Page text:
Foster care transition program would expand
The Health and Human Services Committee heard testimony Feb. 11 on two bills that would expand eligibility for a state program that provides a system of supports for state wards as they transition out of the foster care system.
LB202, introduced by Sen. Patty Pansing Brooks of Lincoln, would allow juvenile-adjudicated youth who are at least 19 years old and were in a court-ordered out-of-home placement to participate in the Young Adult Bridge to Independence program.
Youth who are aging out of the juvenile justice system often lack support, Pansing Brooks said.
“They can find themselves alone or homeless. It is especially crucial to reach these at-risk kids so that we can ensure that they have proper supports to keep them from entering our adult prison system,” she said.
Pansing Brooks added that the bill would extend eligibility to about 30 young adults.
Sarah Helvey of Nebraska Appleseed testified in support of the bill. She said LB202 would not only help young adults have a better life, but would save the state money by keeping them out of the adult correctional system.
“We believe it carefully targets a subset of the juvenile justice population who need the support of [the program] because they don’t have a home to return to,” Helvey said.
Laura Opfer of the Nebraska Children’s Commission also spoke in favor of LB202. Program participants are more likely to have attended college, found safe and affordable housing and have adults that they can turn to when in crisis than young adults who are not in the program, she said.
“We believe every youth is one caring adult away from being a success story,” Opfer said.
Stephanie Beasley, director of the Division of Children and Family Services at the state Department of Health and Human Services, testified in opposition.
In written testimony, she said the expansion would increase program expenses and complicate eligibility determinations.
“Unless a youth is dually adjudicated with an abuse or neglect case, the department has concerns about the ability to determine eligibility for probation youth, as DHHS will not have the authority to obtain [the] documents needed,” Beasley said.
LB262, introduced by Sen. Tony Vargas of Omaha, would extend eligibility for the program to young adults who are not lawfully present in the country.
Vargas said not allowing undocumented youth into the program sets them up for failure, adding that there currently are eight young adults in Nebraska whose immigration status prevents their participation.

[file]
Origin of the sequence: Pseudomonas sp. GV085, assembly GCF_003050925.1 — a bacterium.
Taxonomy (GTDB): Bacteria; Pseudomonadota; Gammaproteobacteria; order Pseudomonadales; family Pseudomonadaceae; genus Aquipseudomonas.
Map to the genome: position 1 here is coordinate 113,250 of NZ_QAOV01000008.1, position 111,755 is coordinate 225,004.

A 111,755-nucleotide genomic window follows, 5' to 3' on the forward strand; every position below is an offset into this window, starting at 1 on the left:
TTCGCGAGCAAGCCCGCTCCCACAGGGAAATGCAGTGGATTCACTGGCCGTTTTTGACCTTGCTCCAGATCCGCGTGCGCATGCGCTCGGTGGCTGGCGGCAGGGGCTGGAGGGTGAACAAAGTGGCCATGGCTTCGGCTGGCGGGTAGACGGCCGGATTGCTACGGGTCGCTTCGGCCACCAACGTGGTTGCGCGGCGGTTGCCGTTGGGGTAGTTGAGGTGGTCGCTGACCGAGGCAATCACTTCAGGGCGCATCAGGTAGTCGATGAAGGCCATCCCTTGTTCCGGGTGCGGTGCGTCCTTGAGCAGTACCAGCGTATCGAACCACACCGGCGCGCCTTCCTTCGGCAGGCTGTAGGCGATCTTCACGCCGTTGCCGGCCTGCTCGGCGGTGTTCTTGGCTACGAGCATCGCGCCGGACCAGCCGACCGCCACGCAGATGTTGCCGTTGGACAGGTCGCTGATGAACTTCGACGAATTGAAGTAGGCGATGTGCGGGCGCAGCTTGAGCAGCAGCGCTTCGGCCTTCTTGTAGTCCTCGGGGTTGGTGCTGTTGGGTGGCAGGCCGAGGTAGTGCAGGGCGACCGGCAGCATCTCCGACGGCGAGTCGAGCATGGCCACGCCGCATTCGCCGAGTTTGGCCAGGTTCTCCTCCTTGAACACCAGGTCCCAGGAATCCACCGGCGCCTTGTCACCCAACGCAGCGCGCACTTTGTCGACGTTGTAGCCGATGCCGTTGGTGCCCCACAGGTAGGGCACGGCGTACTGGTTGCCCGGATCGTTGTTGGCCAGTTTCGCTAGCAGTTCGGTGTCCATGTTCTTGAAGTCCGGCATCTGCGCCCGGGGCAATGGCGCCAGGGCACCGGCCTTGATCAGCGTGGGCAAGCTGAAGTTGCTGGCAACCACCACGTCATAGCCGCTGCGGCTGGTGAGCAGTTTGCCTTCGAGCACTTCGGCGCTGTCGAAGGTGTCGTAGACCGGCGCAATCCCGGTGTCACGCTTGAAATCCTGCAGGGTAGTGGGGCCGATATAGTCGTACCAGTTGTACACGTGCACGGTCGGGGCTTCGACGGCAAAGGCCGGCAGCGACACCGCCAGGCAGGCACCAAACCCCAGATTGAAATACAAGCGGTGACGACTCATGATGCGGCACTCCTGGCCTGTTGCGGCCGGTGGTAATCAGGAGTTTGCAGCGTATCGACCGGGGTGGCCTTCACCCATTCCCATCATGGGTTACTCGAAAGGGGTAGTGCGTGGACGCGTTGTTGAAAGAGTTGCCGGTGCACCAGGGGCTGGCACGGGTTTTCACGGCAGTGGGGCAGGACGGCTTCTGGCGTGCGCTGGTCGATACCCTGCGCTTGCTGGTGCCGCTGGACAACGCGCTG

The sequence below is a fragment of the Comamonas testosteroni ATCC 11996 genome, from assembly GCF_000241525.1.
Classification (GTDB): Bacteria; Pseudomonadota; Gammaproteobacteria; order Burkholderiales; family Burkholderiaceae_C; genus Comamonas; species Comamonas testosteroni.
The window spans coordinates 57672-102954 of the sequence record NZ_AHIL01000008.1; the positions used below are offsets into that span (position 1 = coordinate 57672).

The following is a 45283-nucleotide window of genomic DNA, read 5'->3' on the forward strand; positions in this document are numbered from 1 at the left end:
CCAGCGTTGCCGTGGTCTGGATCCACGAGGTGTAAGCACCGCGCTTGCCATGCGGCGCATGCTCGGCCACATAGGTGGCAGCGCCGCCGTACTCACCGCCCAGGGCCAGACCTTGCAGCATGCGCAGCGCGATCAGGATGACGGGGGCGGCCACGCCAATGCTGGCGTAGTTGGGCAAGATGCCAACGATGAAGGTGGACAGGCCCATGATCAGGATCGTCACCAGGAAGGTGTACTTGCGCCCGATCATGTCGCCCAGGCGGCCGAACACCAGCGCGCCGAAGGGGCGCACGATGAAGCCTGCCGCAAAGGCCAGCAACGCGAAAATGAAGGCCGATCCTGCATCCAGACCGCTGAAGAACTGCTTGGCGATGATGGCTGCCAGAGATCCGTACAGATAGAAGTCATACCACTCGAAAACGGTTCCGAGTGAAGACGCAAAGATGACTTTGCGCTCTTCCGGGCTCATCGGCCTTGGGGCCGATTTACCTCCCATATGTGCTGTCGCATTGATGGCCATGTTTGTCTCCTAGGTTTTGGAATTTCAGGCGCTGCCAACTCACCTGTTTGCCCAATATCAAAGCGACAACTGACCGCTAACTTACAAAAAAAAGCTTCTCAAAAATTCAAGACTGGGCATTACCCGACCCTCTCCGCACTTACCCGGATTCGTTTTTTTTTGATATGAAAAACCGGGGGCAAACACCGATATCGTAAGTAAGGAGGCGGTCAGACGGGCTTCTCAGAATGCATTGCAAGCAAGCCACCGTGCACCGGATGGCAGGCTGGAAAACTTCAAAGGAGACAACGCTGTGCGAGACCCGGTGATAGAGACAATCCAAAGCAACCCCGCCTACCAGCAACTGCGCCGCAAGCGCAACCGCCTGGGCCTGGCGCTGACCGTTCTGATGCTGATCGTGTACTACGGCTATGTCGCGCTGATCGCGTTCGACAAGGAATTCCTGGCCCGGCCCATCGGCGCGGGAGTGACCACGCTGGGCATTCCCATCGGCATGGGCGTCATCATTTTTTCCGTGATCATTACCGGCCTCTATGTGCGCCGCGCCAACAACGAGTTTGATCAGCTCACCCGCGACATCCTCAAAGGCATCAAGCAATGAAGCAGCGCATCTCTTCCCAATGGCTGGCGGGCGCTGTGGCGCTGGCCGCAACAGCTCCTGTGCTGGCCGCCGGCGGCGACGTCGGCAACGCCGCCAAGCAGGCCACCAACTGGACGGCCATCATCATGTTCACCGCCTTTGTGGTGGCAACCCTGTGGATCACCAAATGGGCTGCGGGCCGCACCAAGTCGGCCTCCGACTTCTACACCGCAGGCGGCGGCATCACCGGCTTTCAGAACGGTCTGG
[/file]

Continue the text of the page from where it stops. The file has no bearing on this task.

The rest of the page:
“When they’re missing out on these services, they’re missing out on the opportunity to have the type of transition that enables them to be truly independent, hard-working Nebraskans,” Vargas said.
Allison Derr of Nebraska Appleseed spoke in support of LB262. She said young adults in the immigration system in particular are at risk after transitioning out of foster care.
“The importance and effectiveness of [the program] can’t be overstated and that’s especially so for young people needing assistance navigating our complex immigration system, often without family or other supportive adults,” Derr said.
Rose Godinez of the ACLU of Nebraska also testified in support. She said federal law grants states the authority to expand access to services like the Young Adult Bridge to Independence program and that many of the individuals who would be covered by LB262 are on a path to legal immigration status.
Beasley testified in opposition to LB262 on behalf of DHHS.
She said that undocumented youth may not be able to meet the program’s educational and work requirements because of their immigration status. She added that expanding the program would increase state expenses.
“LB262 would cause an additional fiscal burden by extending medical coverage to participants in [the program who are] not eligible for Medicaid,” Beasley said. “This would include not only the expansion group identified in LB262 but all individuals in [the program] who are not receiving medical assistance.”
The committee took no immediate action on either proposal.